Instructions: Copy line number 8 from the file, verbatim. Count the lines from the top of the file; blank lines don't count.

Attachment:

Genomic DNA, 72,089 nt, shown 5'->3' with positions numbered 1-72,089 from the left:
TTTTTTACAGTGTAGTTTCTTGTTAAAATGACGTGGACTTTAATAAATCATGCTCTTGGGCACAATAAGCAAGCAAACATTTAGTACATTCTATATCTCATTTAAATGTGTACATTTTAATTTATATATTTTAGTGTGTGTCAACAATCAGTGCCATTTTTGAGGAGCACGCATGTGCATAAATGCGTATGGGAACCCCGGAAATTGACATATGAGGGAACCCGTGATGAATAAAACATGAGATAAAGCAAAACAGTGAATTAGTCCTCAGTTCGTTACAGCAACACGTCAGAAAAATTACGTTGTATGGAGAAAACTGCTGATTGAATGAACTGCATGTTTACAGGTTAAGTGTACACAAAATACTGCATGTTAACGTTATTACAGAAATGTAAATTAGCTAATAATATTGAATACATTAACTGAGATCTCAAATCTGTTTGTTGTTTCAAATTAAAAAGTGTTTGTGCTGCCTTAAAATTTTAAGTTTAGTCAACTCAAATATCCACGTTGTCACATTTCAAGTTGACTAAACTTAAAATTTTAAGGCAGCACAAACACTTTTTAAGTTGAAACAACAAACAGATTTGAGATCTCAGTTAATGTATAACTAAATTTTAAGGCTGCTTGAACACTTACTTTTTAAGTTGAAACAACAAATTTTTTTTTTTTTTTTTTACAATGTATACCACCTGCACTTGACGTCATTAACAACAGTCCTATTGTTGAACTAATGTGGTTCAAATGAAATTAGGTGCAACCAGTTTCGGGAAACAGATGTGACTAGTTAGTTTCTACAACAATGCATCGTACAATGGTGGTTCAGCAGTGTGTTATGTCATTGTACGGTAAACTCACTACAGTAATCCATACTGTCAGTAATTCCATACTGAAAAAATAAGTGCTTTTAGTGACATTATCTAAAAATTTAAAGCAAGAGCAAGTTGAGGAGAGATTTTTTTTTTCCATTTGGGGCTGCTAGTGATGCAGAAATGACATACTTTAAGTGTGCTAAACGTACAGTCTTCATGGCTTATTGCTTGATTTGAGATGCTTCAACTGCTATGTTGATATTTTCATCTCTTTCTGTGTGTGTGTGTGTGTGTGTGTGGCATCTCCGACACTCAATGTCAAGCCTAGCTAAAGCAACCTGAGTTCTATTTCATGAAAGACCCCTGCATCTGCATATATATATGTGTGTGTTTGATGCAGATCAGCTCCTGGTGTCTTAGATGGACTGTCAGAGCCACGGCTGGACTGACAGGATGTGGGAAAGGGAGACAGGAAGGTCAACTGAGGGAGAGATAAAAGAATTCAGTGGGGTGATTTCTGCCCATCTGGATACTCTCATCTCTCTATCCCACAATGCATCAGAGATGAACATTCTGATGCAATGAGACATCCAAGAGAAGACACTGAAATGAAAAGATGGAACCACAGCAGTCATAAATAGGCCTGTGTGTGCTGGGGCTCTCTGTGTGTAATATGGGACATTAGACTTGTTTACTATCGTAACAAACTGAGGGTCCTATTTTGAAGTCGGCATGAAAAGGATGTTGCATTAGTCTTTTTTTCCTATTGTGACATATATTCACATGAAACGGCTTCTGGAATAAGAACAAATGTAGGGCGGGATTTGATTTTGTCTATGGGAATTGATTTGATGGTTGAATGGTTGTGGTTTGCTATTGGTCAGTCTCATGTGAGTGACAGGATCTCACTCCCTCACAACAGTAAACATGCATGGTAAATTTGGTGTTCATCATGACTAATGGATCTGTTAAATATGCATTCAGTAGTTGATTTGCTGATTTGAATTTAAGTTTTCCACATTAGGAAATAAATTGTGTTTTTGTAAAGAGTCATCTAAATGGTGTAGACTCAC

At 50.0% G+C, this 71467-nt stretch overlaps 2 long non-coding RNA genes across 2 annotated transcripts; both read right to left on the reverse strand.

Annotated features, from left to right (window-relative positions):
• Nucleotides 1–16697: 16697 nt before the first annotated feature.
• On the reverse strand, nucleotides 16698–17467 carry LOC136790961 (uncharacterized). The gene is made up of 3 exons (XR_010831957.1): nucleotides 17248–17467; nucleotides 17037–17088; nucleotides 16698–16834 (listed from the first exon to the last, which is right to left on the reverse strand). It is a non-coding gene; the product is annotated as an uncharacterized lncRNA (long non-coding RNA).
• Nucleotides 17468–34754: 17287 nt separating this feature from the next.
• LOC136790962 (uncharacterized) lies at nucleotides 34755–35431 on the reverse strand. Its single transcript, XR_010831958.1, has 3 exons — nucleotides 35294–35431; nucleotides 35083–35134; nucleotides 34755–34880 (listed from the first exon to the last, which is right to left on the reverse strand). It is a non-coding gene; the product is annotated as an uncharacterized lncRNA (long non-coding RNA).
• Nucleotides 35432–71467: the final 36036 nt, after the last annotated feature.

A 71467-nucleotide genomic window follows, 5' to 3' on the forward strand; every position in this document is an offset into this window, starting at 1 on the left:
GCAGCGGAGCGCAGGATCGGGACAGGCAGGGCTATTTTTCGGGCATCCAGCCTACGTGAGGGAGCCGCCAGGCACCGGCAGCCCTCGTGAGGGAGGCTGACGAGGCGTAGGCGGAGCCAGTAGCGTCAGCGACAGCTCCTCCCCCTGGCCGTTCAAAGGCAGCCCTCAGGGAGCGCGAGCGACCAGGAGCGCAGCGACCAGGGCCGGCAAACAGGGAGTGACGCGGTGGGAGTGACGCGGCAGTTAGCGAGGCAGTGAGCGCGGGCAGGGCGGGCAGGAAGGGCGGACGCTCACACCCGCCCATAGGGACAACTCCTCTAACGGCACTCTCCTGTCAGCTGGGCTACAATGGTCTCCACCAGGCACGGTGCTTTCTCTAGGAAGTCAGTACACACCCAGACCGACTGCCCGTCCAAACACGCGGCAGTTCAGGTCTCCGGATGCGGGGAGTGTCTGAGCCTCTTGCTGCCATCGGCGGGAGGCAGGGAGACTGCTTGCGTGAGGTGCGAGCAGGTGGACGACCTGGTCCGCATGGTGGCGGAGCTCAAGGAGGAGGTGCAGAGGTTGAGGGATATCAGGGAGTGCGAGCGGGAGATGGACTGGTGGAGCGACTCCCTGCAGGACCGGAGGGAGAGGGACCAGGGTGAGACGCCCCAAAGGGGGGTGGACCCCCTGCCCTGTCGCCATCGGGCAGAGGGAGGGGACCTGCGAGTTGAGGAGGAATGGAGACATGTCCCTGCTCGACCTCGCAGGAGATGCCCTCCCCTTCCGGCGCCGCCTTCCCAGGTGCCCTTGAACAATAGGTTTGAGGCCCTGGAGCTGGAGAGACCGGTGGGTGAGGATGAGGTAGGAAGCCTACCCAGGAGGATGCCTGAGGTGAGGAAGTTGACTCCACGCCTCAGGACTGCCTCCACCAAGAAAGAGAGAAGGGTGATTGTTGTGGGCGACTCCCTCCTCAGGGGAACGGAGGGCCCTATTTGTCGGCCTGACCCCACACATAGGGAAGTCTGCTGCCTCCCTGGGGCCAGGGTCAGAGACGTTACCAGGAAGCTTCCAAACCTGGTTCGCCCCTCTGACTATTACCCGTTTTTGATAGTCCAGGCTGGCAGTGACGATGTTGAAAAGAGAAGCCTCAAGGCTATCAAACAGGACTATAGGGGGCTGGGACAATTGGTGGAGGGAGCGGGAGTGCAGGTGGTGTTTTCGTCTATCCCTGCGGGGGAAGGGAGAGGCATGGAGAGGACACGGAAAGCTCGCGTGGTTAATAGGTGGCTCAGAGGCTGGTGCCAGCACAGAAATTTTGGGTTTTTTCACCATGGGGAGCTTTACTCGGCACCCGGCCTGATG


• LOC136790962 (uncharacterized) lies at nucleotides 34755–35431 on the reverse strand. Its single transcript, XR_010831958.1, has 3 exons — nucleotides 35294–35431; nucleotides 35083–35134; nucleotides 34755–34880 (listed from the first exon to the last, which is right to left on the reverse strand). It is a non-coding gene; the product is annotated as an uncharacterized lncRNA (long non-coding RNA).